We've finally reached the highly anticipated release of Guardians of the Galaxy Vol. 3 (now in theatres), but we'd like to dub this Friday "Sean Gunn Day."
Not only does the actor have the release of this film, but Friday also marks the ex-Gilmore Girls star's return to working with that show's creator and producer/writer Amy Sherman-Palladino and Daniel Palladino in the latest episode of The Marvelous Mrs. Maisel.
While the worlds of Maisel and Gilmore Girls seem like a far cry from the Marvel Cinematic Universe (MCU), Gunn says that his brother, James Gunn, and the Palladinos are actually quite similar in the way they work. He added that he would say yes to a project with any of these individuals at the helm, without even seeing a script.
— Yahoo Canada News (@YahooCanadaNews) May 5, 2023
"I would say that my brother's style as a writer and creator is more similar to the Palladinos than it is different," Gunn told Yahoo Canada during an interview in Toronto. "Of all the people I've worked with, James and Amy are more similar than probably a lot of other people because they're so exact as creators. They know exactly what they want and their writing is so precise, the rhythm is so precise."
"The same is true for for Dan. ... Another great writer. I always love doing the things that they write together. They get it and and that's just the greatest thing about being able to work with those guys."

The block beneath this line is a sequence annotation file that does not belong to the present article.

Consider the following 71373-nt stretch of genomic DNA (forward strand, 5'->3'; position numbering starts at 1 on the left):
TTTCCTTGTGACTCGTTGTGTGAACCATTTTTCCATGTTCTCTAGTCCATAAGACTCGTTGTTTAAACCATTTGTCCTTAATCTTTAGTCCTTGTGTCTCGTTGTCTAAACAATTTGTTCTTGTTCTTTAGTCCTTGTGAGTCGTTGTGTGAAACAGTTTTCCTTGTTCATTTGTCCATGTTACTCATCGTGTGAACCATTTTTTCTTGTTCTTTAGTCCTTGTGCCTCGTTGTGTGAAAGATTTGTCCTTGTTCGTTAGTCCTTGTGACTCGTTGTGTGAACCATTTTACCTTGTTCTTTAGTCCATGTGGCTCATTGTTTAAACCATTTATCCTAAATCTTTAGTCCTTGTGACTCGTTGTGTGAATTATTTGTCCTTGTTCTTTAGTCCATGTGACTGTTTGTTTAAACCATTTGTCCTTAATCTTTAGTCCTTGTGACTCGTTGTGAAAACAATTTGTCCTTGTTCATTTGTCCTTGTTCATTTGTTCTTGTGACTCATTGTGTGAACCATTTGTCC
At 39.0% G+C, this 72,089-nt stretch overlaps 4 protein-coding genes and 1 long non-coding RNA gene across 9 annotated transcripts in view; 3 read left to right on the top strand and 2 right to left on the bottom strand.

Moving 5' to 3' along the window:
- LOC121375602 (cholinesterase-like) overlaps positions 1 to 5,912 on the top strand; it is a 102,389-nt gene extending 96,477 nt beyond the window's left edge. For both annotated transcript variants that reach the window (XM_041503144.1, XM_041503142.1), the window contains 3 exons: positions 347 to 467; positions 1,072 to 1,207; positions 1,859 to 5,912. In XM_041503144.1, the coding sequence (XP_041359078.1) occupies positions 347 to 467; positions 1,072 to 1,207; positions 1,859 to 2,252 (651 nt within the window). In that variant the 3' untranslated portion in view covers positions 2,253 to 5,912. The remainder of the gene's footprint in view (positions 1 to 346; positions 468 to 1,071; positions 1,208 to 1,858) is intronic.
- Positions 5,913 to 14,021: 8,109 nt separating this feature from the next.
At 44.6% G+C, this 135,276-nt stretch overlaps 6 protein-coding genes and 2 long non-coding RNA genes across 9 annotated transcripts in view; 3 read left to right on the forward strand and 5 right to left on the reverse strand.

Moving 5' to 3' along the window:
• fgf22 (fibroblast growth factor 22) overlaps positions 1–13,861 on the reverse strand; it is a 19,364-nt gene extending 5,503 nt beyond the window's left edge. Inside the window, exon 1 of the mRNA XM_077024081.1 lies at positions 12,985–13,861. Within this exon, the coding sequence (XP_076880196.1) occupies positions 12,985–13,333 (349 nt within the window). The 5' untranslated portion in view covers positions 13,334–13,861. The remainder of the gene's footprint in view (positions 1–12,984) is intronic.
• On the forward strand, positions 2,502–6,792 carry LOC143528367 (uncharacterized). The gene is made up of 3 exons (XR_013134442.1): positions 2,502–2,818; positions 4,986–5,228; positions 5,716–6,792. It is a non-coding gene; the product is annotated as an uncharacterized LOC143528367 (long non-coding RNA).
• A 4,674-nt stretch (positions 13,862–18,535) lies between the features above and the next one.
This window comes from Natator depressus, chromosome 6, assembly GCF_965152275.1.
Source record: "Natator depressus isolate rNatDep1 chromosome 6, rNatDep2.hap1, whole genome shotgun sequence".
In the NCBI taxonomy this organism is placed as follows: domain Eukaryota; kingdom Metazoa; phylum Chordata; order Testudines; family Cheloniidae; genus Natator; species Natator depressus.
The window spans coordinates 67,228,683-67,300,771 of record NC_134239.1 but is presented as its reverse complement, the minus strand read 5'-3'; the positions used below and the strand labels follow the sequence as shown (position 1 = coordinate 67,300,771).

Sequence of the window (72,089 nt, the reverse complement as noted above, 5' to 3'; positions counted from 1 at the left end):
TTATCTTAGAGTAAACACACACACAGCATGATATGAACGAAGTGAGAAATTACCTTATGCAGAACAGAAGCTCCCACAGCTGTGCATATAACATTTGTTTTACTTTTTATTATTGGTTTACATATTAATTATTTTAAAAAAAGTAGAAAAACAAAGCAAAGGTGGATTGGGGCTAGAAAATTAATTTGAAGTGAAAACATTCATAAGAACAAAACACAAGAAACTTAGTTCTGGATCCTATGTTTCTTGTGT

'I knew how important Rocket's part of the story was'
Guardians of the Galaxy Vol. 3 is easily the best film of the trilogy, with much of the story focused on learning more about Rocket, after he finds himself in a dangerous situation and the Guardians have to come together to save his life.
"The whole idea of the Guardians is that they are this found family and you're bound to find some tricky pasts when you dig into everyone's history," Gunn said. "We've seen Rocket in all these previous movies where he has such a chip on his shoulder, and as much as we love him, and as funny as he is, he's an angry guy."
"That doesn't come from nowhere. So going into his past and finding that comes from somewhere real. It packs a punch."
While the Rocket character has been voiced by Bradley Cooper, Gunn is actually the on-set Rocket, which gives his fellow actors a human to work off of while creating the film. Gunn stressed that Rocket takes "an entire team of people to create."
"There's the writing part of the process, I do my part, the visual effects team does so much and then Bradley does the heavy lifting," Gunn said. "But I've been doing this for six movies now, in my piece of the puzzle, and it's really nice."
"I've always known that my brother James saw himself in Rocket more than any other character in the movies, and I knew how important Rocket's part of the story was. ... I've been really happy to kind of do my part. There's an element of giving when you're an actor. Ideally, when you're doing it right, you're trying to understand other people and then you're giving that of yourself, and I do that with Rocket as much as I can."
'There's nothing I love more than a good villain'
In Guardians of the Galaxy Vol. 3, the Guardians have to face one of, if not the, cruelest villains in the MCU, The High Evolutionary played by the incomparable Chukwudi Iwuji.
"There's nothing I love more than a good villain,” Iwuji told Yahoo Canada. “When I think of some of my favourite actors like Gary Oldman and Alan Rickman and Peter O'Toole, and sometimes Denzel [Washington] when they let him be a villain, those are the roles that I’m drawn to.”